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MONDO ARC

Close... but still no cigar

issue 46 December / January 2008/9


Mike Brown, Senior Lighting designer for LAPD Consultants considers the myths and truths behind claims by led manufacturers against the reality of performance. he discovers that although there have been significant steps forward, there is still a long way to go

When discussing lamps used in fittings, manufacturers are generally free with information. However, when it comes to disclosing information about LEDs, manufacturers seem much more secretive.

Recently a representative called at LAPD’s studio with some amazing new LED fittings (not just his words, they really were amazing). But when we asked for details about the LED, he claimed that he couldn’t tell us because his managing director would not let the sales guys know whose LEDs they were using!

A company with a new technology that makes their product perform better than their competitors is bound to be cagey about that technology. It is the same situation for manufacturers in the case of their selected LEDs. Although understandable, this does make it difficult for the designer to make the necessary comparisons between products.

In the best performing LED products the fitting is designed with the LED as an integral element. Many of the advantages of LED technology could be lost if the LED and the fitting are not designed together. So, the long life, cool operating temperatures, excellent colour hues, colour change, single source colour temperature mixing, lack of ultraviolet radiation, small size, and high efficacy levels that we expect may not be achieved.

The question of an LED’s efficacy when operating within a luminaire is always pertinent. Results regarding the luminous output of an unenclosed LED, tested in a lab will usually differ from those results concerning an LED enclosed in a fitting where it can suffer from overheating. The efficacy figures we really need to know are those achieved within the physical constraints of a luminaire.

Another question we have to ask is “what current is the LED driven at?” And then, if it’s 700 or 1050 milliamps (Ma), we also need to ask: “is the fitting designed to be capable of displacing the additional associated heat if run at the higher output?” At LAPD we have tested and run fittings at 350Ma and the case temperature is 40ºC. At 700Ma the same case measured 70ºC. The effect of excessive operational heat can result in massive reductions in the long life we assume when we specify LEDs.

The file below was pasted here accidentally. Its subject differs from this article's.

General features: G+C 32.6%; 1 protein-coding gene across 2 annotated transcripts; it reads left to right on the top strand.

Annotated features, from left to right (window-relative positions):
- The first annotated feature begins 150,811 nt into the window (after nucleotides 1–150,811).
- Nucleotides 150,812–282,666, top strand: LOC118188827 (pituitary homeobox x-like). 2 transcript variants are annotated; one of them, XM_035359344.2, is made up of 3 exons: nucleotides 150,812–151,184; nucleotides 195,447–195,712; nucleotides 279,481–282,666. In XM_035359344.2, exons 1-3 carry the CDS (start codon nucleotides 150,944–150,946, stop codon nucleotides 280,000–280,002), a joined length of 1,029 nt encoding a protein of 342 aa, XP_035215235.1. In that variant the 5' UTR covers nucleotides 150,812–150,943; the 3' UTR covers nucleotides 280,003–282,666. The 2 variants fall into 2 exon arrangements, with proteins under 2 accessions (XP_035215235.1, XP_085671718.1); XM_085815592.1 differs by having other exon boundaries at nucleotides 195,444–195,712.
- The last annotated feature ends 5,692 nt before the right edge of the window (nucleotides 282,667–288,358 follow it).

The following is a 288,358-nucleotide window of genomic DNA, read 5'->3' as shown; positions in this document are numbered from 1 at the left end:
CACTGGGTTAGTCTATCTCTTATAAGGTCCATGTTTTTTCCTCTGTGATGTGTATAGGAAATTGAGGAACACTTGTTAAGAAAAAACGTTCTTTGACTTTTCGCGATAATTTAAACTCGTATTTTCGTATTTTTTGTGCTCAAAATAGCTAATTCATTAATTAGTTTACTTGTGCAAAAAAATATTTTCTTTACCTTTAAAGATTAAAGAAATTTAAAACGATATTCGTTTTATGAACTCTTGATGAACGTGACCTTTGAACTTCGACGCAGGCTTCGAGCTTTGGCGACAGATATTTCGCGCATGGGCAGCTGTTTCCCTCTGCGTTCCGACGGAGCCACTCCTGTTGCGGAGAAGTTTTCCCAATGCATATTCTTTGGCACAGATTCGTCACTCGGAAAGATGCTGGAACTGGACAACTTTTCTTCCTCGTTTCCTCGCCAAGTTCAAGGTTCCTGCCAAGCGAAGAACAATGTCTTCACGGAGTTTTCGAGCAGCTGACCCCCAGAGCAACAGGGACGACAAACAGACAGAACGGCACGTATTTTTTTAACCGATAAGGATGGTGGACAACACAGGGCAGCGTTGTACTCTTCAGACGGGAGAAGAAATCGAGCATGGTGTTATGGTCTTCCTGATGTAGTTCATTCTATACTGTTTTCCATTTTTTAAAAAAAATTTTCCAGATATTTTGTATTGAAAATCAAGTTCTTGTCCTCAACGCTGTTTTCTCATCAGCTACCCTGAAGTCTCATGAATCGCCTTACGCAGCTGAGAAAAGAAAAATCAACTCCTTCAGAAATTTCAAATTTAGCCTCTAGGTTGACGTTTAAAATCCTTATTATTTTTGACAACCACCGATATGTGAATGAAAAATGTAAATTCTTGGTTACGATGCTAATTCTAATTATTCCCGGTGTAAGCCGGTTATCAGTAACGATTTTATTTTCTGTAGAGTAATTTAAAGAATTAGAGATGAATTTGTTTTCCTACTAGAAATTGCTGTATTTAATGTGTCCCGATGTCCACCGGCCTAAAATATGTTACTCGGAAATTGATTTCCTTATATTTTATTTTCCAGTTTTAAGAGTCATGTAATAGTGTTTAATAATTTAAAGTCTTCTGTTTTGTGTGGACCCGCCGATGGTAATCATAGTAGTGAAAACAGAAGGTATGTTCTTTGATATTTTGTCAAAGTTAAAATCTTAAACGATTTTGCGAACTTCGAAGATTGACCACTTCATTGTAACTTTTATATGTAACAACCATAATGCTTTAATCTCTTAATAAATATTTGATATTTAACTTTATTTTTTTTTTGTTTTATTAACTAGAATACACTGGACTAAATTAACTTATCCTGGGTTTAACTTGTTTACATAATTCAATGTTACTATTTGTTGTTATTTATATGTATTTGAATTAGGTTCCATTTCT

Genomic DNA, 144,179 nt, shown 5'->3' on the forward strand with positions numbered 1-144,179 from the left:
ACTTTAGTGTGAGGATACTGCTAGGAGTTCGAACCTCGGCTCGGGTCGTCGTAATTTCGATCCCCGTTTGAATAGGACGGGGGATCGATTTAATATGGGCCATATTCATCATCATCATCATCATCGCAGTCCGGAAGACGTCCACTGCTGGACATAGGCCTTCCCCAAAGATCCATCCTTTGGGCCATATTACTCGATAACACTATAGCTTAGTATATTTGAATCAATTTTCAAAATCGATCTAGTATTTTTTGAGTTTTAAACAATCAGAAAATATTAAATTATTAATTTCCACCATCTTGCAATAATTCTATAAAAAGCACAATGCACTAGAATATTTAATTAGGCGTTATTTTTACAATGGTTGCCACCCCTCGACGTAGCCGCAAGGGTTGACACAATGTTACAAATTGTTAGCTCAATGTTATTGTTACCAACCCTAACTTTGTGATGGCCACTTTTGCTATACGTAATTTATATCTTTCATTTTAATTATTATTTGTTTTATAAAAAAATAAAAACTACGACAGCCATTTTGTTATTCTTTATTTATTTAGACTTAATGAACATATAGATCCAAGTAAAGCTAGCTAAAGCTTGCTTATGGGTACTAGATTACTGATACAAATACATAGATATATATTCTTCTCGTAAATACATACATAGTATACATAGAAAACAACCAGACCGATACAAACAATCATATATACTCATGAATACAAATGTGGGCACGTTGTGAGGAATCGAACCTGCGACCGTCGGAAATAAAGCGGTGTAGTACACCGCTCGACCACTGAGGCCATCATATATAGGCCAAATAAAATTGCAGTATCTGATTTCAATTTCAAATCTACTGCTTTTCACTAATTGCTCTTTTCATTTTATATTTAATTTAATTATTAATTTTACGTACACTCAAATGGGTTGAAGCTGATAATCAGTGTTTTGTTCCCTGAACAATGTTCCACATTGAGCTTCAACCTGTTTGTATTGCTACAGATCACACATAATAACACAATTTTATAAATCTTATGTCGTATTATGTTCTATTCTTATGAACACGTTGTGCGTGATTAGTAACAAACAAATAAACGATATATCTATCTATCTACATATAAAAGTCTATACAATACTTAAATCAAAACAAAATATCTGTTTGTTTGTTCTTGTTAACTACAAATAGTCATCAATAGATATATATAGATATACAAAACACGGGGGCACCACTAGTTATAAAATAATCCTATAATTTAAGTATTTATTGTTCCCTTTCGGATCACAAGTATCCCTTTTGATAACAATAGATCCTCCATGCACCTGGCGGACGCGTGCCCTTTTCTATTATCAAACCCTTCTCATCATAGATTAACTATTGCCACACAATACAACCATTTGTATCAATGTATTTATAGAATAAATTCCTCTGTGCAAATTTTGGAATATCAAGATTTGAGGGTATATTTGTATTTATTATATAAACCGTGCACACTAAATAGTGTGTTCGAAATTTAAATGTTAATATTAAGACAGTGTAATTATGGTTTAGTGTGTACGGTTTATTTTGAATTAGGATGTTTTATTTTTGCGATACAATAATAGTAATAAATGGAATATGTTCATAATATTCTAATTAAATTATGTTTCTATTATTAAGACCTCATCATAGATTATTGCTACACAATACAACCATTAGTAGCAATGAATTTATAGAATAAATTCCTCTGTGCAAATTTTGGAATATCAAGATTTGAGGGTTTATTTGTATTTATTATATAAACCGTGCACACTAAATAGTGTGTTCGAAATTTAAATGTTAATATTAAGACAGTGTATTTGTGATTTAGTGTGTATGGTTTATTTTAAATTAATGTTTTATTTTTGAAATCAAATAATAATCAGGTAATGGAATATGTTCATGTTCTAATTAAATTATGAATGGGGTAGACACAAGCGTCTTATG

Another hindrance to their specification is cost. Like for like (if there really can be a direct comparison) we’ve found that LEDs are generally more expensive than a fitting that uses a conventional lightsource. We recently reviewed an LED downlight that claimed to perform as well as a compact fluorescent downlight that we regularly specify. When tested we found that not only did the downlight produce half the light output, it was also more than twice as expensive.

Even though the light output may be less, we need to consider the viability of the ‘life cost’ argument. If the compact fluorescent lamp needs to be replaced every 20,000 hours and the LED and its control gear will run reliably for 50,000 hours, then potentially there can be a maintenance cost saving. But in most cases we have yet to reach a point where the use of LEDs present significant savings in the life cost analysis.    

We are however, reaching a point where LEDs can match the number of lumens per watt that a metal halide or fluorescent source can produce (circa 90-100 lumens per watt). But delivering those lumens to a comparable level in a comparable fitting is still a challenge. For example, LAPD is currently engaged in several product design feasibility studies regarding the use of LEDs.

In one study we questioned whether it would be possible to produce an LED alternative to a 35W CDM spotlight (GE lamp – 94 lumens per watt). To produce the equivalent light output from LEDs as from a 35W CDM source the luminaire would require 33 Luxeon Rebel LEDs running at 100 lumens each. This would give a minor reduction in load (2 watts) which wouldn’t justify the increased luminaire cost payback over a sufficient timescale.

In addition the luminaire would be much larger than the 35W CDM source, compromising the design intent. Making the fitting smaller would reduce its efficacy as it would not be possible to displace the excess heat. In this study the LED got close to the mark, but not quite close enough.

So, at this point in time, it seems that LEDs could, before long, become a viable alternative to conventional sources. Point source LEDs are improving in their lumens per watt, while manufacturers of white LEDs claim improvements in their colour rendering index figures. Organic LEDs, though still in their infancy could, within time, take on fluorescents and surface panel lighting. With every advance the LED moves nearer to becoming the most viable and flexible lightsource available.

As a result of this improvement in performance more fittings will be specifically developed for LED use. This will be a welcome change from the current situation, where LEDs are often retrofitted or sold within a fitting that is also designed for conventional sources.

At LAPD we look forward to the day when fittings are available that use LEDs able to achieve 250 lumens per watt. It is rumoured that, in the lab, LED manufacturers have nearly reached this point. The challenge is that the LED also needs to be available as part of a luminaire that can fulfil expectations concerning size, long life, cool operation, and maybe even cost. We still have a way to go.

www.lapd.co.uk

 

 

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